So a non free people are equally justified in use of force as free people are in the name of self defense? Moral equivalency?

An individual's right to self defense isn't negated because he is in some "non-free" category. His rights are valid even if his government is not.

I guess I was also trying to establish that yes, a government is necessary in order to maintain a military for the purpose of self defense, therefore taxes are necessary to fund such a military.

So legalized theft is required to prevent rights violations (like, say, theft for example?)

Edited by 2046
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So legalized theft is required to prevent rights violations (like, say, theft for example?)

There's the paradox. The only solution I can find is to eliminate government controlled military and allow for private mercenary companies! But then - what jurisdiction would the private mercenaries work within, and who is to stop them from violating the law of the land without a government military? UGH I just can't make it work! :)

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In its narrowest limitation, one would expect that such wars will be limited to protection the geographical area of the country. Unless there are alternative mechanisms, one might also include certain situations where the government provides protection of the rights of its citizens outside the country's geographical area.

Maybe the geographical area needs to include tax-free zones to maximize individual choice? These zones of course are not maintained in any way other than through the money of those who wish to spend it (toll roads? private police? community fire brigades?)

Yikes I'm just trying to make sense of it all.

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No, funded by the voluntary contributions of individuals who understand what it means not to have a rights-respecting and rights-PROTECTING government.

Wouldn't it be a better investment for the individual who seeks self-defense to provide for his or her own defense?

What is to stop the opportunistic lobbying bazillionaire from qualifying his donation to the government with the guarantee that his favorite tyrannical government involved in espionage is left alone? (For the sake of argument)

I'm not trying to be irritating here, I really just can't get my mind around it. Seems like there actually is no solution at all to this problem.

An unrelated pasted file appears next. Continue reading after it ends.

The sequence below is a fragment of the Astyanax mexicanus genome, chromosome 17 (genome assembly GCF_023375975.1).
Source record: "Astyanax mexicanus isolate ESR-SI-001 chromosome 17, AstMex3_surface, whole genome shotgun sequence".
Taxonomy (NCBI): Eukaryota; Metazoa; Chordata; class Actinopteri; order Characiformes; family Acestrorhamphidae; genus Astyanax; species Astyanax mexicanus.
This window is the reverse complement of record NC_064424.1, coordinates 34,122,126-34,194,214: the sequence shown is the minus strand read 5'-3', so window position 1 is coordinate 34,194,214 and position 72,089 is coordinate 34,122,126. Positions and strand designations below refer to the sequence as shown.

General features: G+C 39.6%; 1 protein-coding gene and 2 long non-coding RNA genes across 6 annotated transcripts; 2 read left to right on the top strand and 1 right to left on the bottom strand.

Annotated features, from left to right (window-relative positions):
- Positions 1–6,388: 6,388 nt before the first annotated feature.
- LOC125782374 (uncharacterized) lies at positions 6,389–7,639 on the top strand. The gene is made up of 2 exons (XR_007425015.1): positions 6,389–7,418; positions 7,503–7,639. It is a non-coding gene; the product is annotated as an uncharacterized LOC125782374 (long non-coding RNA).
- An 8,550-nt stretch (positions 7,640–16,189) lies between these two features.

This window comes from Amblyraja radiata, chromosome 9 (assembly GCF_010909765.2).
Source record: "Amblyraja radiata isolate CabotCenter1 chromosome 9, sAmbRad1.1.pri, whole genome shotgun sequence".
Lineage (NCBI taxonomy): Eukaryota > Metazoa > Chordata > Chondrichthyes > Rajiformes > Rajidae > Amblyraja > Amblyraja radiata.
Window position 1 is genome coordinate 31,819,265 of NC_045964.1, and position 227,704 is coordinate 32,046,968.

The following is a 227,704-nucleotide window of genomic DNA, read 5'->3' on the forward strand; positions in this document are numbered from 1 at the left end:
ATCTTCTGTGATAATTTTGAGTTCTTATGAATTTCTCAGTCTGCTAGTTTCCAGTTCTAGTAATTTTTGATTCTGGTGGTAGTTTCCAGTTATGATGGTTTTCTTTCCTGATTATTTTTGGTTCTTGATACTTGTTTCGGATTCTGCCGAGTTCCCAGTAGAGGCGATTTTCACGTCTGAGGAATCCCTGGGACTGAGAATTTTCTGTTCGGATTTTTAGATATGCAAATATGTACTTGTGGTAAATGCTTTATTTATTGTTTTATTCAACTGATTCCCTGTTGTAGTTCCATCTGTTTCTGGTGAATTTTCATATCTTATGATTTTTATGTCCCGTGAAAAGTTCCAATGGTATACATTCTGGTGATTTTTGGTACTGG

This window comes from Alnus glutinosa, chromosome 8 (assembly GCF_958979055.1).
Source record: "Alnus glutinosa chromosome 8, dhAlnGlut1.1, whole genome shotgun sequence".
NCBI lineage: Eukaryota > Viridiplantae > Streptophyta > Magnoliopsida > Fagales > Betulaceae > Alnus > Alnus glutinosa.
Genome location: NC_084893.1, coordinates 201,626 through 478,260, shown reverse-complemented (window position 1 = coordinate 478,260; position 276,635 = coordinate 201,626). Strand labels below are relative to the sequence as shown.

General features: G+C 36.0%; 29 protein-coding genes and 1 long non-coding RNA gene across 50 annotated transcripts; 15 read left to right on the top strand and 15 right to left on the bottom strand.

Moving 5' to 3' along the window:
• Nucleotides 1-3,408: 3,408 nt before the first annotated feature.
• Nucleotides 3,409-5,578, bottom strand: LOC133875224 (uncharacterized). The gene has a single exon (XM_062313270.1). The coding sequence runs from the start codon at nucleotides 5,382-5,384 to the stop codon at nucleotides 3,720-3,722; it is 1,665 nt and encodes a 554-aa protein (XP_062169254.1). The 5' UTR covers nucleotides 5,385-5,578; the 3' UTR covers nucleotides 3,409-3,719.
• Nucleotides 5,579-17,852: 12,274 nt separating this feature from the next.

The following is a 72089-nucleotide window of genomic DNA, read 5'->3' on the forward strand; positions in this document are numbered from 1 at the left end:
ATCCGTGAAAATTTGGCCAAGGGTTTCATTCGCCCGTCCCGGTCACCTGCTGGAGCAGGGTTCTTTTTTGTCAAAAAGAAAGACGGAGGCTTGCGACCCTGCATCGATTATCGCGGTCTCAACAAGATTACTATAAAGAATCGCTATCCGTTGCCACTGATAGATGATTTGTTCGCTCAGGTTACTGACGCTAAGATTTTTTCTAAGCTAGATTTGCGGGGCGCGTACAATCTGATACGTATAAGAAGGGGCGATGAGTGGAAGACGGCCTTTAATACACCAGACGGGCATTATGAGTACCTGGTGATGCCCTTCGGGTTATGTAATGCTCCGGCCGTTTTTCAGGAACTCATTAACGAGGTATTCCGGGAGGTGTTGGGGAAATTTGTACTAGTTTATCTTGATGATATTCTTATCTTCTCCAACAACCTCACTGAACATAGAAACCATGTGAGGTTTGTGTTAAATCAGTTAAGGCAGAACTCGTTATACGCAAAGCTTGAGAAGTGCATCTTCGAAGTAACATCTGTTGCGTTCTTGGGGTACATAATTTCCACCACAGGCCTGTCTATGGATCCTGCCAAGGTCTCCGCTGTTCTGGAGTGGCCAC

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What is to stop the opportunistic lobbying bazillionaire from qualifying his donation to the government with the guarantee that his favorite tyrannical government involved in espionage is left alone? (For the sake of argument)
A legitimate government would not accept such a donation. The facts of the example aren't quite clear, but it sounds like the bazillionaire might be a spy. So, a legitimate government might take his money and throw him in jail to boot. :D
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A legitimate government would not accept such a donation. The facts of the example aren't quite clear, but it sounds like the bazillionaire might be a spy. So, a legitimate government might take his money and throw him in jail to boot. :D

hehehe :) A lot rests on that legitimate government. Not that we don't need one right now desperately.

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hehehe :D A lot rests on that legitimate government.
True, nevertheless the crucial question is: what is the legitimate role of government? One cannot stop there; one also has to figure out how to implement such a government in a way that makes it least corruptible and ensures that the best of its essence is enduring.

Right now, given how many areas the government tries to control, the crucial debate is about the role of government. Many people look at corruption and want to solve that first. For instance, many people want to see campaign finance limits, thinking it will reduce corruption; but, the real issue is that the government ought not to have the power which others are trying to "buy" with campaign donations. Unless one can win the intellectual battle on the role of government, there will be no fundamental change. In that sense, how one will finance the government and how one will ensure it does not again collapse into violating rights, are not such urgent questions.

Edited by softwareNerd
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Free people are more important than non free people because their awareness and potential for greatness are not hindered.